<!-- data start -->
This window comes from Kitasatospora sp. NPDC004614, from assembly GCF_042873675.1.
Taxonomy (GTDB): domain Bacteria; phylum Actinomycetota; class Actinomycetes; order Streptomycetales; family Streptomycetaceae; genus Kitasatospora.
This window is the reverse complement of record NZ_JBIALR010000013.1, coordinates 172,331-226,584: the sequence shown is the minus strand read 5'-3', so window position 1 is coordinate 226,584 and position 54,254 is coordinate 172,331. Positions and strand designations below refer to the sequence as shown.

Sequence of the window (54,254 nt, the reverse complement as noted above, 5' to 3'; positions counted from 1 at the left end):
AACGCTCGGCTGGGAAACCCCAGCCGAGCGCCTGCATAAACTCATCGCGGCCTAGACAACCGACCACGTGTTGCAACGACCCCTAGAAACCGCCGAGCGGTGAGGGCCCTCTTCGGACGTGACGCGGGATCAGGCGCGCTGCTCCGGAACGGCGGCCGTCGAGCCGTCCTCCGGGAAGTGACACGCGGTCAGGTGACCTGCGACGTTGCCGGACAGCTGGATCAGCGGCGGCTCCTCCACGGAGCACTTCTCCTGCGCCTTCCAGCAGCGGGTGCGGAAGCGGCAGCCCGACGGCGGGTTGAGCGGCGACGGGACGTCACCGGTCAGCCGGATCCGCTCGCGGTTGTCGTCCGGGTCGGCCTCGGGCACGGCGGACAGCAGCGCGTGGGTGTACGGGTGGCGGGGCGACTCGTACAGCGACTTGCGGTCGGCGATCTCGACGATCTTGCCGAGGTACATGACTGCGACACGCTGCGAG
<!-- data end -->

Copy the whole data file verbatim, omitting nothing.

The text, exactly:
This window comes from Kitasatospora sp. NPDC004614, from assembly GCF_042873675.1.
Taxonomy (GTDB): domain Bacteria; phylum Actinomycetota; class Actinomycetes; order Streptomycetales; family Streptomycetaceae; genus Kitasatospora.
This window is the reverse complement of record NZ_JBIALR010000013.1, coordinates 172,331-226,584: the sequence shown is the minus strand read 5'-3', so window position 1 is coordinate 226,584 and position 54,254 is coordinate 172,331. Positions and strand designations below refer to the sequence as shown.

Sequence of the window (54,254 nt, the reverse complement as noted above, 5' to 3'; positions counted from 1 at the left end):
AACGCTCGGCTGGGAAACCCCAGCCGAGCGCCTGCATAAACTCATCGCGGCCTAGACAACCGACCACGTGTTGCAACGACCCCTAGAAACCGCCGAGCGGTGAGGGCCCTCTTCGGACGTGACGCGGGATCAGGCGCGCTGCTCCGGAACGGCGGCCGTCGAGCCGTCCTCCGGGAAGTGACACGCGGTCAGGTGACCTGCGACGTTGCCGGACAGCTGGATCAGCGGCGGCTCCTCCACGGAGCACTTCTCCTGCGCCTTCCAGCAGCGGGTGCGGAAGCGGCAGCCCGACGGCGGGTTGAGCGGCGACGGGACGTCACCGGTCAGCCGGATCCGCTCGCGGTTGTCGTCCGGGTCGGCCTCGGGCACGGCGGACAGCAGCGCGTGGGTGTACGGGTGGCGGGGCGACTCGTACAGCGACTTGCGGTCGGCGATCTCGACGATCTTGCCGAGGTACATGACTGCGACACGCTGCGAG